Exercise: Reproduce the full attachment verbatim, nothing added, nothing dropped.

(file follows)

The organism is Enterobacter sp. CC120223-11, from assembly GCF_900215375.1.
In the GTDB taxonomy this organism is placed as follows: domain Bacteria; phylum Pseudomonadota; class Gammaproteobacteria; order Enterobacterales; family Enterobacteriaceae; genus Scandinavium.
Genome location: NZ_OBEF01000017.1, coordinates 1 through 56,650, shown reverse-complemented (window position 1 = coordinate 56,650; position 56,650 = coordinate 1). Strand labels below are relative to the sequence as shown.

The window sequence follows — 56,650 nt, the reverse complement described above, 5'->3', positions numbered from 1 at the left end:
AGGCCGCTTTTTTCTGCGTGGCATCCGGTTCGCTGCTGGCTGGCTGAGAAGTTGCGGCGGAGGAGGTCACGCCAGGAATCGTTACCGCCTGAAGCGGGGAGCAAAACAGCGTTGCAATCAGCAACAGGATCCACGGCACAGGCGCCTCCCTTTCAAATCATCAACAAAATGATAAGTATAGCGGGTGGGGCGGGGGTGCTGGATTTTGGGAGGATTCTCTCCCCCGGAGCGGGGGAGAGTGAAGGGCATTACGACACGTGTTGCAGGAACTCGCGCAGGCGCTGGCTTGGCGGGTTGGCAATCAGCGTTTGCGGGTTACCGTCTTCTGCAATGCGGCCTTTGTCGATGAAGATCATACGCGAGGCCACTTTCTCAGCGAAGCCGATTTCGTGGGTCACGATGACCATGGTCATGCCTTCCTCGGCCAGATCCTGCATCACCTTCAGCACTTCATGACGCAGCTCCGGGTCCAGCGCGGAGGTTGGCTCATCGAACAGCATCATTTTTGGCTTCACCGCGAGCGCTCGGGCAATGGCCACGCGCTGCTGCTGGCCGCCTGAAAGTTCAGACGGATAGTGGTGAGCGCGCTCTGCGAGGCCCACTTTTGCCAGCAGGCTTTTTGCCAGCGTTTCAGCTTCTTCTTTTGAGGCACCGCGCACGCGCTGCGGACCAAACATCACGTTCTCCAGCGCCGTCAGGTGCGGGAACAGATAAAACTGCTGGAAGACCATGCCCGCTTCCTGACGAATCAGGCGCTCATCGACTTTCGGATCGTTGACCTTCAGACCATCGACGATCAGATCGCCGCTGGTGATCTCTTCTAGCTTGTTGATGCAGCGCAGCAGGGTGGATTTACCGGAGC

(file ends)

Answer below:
The organism is Enterobacter sp. CC120223-11, from assembly GCF_900215375.1.
In the GTDB taxonomy this organism is placed as follows: domain Bacteria; phylum Pseudomonadota; class Gammaproteobacteria; order Enterobacterales; family Enterobacteriaceae; genus Scandinavium.
Genome location: NZ_OBEF01000017.1, coordinates 1 through 56,650, shown reverse-complemented (window position 1 = coordinate 56,650; position 56,650 = coordinate 1). Strand labels below are relative to the sequence as shown.

The window sequence follows — 56,650 nt, the reverse complement described above, 5'->3', positions numbered from 1 at the left end:
AGGCCGCTTTTTTCTGCGTGGCATCCGGTTCGCTGCTGGCTGGCTGAGAAGTTGCGGCGGAGGAGGTCACGCCAGGAATCGTTACCGCCTGAAGCGGGGAGCAAAACAGCGTTGCAATCAGCAACAGGATCCACGGCACAGGCGCCTCCCTTTCAAATCATCAACAAAATGATAAGTATAGCGGGTGGGGCGGGGGTGCTGGATTTTGGGAGGATTCTCTCCCCCGGAGCGGGGGAGAGTGAAGGGCATTACGACACGTGTTGCAGGAACTCGCGCAGGCGCTGGCTTGGCGGGTTGGCAATCAGCGTTTGCGGGTTACCGTCTTCTGCAATGCGGCCTTTGTCGATGAAGATCATACGCGAGGCCACTTTCTCAGCGAAGCCGATTTCGTGGGTCACGATGACCATGGTCATGCCTTCCTCGGCCAGATCCTGCATCACCTTCAGCACTTCATGACGCAGCTCCGGGTCCAGCGCGGAGGTTGGCTCATCGAACAGCATCATTTTTGGCTTCACCGCGAGCGCTCGGGCAATGGCCACGCGCTGCTGCTGGCCGCCTGAAAGTTCAGACGGATAGTGGTGAGCGCGCTCTGCGAGGCCCACTTTTGCCAGCAGGCTTTTTGCCAGCGTTTCAGCTTCTTCTTTTGAGGCACCGCGCACGCGCTGCGGACCAAACATCACGTTCTCCAGCGCCGTCAGGTGCGGGAACAGATAAAACTGCTGGAAGACCATGCCCGCTTCCTGACGAATCAGGCGCTCATCGACTTTCGGATCGTTGACCTTCAGACCATCGACGATCAGATCGCCGCTGGTGATCTCTTCTAGCTTGTTGATGCAGCGCAGCAGGGTGGATTTACCGGAGC